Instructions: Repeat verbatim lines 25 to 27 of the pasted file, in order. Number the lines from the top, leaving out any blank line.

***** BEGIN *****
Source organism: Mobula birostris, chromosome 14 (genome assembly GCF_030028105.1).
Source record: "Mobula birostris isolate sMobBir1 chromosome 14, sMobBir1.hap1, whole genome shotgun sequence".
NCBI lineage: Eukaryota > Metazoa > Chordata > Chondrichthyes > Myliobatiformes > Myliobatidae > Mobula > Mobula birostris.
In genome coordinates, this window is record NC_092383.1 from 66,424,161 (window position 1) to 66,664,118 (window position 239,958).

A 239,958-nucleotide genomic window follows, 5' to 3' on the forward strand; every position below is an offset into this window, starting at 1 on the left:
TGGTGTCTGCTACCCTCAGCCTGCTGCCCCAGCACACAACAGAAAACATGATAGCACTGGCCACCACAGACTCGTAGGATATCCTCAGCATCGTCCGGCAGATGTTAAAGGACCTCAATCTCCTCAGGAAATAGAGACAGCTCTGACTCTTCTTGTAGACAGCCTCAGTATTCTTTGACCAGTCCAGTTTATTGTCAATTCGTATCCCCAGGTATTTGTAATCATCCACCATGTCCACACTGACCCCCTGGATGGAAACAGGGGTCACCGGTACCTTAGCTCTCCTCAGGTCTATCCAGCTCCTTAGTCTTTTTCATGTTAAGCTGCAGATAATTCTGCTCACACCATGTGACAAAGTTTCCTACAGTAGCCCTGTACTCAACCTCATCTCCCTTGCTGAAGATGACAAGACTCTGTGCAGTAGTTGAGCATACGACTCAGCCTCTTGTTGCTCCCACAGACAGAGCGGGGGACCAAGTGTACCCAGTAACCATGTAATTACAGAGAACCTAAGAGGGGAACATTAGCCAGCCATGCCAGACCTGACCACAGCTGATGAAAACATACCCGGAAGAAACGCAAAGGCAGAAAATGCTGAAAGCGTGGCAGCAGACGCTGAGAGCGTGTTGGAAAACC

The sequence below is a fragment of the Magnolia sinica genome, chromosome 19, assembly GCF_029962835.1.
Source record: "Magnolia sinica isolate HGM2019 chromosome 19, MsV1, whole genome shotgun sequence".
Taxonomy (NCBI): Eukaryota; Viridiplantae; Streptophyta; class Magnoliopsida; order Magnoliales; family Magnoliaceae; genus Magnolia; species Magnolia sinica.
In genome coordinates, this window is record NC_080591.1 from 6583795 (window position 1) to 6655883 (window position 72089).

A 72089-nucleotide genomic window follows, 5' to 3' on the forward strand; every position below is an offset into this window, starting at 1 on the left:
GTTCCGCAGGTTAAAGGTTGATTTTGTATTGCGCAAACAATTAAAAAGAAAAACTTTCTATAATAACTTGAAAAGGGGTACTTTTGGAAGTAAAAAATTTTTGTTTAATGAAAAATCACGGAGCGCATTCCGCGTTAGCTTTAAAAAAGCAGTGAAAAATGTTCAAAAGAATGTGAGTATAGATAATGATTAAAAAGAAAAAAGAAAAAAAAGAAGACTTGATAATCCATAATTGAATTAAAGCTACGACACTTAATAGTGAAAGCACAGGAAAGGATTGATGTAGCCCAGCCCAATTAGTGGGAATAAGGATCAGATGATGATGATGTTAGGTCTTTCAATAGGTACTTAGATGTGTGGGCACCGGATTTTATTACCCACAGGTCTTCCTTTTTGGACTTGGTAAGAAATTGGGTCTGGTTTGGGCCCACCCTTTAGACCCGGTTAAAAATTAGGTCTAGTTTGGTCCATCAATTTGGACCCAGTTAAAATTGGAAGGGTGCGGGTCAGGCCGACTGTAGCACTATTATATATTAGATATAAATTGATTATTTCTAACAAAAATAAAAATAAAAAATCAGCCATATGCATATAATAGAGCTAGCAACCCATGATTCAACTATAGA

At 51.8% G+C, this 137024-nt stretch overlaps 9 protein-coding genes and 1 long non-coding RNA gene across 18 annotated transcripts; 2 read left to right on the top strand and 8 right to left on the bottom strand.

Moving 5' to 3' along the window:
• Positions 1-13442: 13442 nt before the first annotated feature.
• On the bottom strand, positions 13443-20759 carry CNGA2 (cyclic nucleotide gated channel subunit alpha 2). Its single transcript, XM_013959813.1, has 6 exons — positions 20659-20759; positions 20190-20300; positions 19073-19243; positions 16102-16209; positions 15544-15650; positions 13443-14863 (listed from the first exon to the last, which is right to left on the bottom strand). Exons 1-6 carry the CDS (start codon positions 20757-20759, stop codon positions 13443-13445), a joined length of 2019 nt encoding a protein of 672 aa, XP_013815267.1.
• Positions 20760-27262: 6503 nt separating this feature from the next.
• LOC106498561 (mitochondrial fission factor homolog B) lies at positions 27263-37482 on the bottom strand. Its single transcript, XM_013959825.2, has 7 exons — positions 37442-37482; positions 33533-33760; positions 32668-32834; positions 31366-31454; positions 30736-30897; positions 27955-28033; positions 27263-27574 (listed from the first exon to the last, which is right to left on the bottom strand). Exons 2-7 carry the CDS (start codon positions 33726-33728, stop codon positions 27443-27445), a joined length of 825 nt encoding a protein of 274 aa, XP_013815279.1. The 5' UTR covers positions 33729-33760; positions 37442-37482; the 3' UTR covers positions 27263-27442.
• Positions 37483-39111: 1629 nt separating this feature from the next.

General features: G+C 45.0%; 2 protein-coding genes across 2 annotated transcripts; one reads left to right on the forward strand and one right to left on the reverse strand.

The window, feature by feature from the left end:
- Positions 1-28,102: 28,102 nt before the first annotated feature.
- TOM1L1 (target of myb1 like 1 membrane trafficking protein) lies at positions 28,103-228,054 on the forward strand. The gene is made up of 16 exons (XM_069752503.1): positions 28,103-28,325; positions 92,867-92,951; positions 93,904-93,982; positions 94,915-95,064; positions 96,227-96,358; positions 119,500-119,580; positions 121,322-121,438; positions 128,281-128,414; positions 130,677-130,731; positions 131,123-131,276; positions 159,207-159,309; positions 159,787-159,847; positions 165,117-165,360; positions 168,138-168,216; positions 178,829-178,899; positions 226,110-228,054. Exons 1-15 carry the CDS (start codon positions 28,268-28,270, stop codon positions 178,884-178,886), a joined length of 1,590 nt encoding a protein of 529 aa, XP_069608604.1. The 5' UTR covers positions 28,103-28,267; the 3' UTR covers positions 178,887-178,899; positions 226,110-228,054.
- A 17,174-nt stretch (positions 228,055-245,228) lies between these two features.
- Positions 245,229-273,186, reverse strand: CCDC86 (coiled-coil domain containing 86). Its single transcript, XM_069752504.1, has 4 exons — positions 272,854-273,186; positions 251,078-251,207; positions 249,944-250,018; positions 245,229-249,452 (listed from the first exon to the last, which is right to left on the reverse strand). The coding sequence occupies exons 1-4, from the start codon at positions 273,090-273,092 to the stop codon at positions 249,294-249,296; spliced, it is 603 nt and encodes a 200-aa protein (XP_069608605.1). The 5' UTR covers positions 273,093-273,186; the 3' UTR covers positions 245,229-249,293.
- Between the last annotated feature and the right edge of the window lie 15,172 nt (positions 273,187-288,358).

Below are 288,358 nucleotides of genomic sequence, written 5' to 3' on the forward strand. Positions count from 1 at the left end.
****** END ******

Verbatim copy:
- Positions 245,229-273,186, reverse strand: CCDC86 (coiled-coil domain containing 86). Its single transcript, XM_069752504.1, has 4 exons — positions 272,854-273,186; positions 251,078-251,207; positions 249,944-250,018; positions 245,229-249,452 (listed from the first exon to the last, which is right to left on the reverse strand). The coding sequence occupies exons 1-4, from the start codon at positions 273,090-273,092 to the stop codon at positions 249,294-249,296; spliced, it is 603 nt and encodes a 200-aa protein (XP_069608605.1). The 5' UTR covers positions 273,093-273,186; the 3' UTR covers positions 245,229-249,293.
- Between the last annotated feature and the right edge of the window lie 15,172 nt (positions 273,187-288,358).

Below are 288,358 nucleotides of genomic sequence, written 5' to 3' on the forward strand. Positions count from 1 at the left end.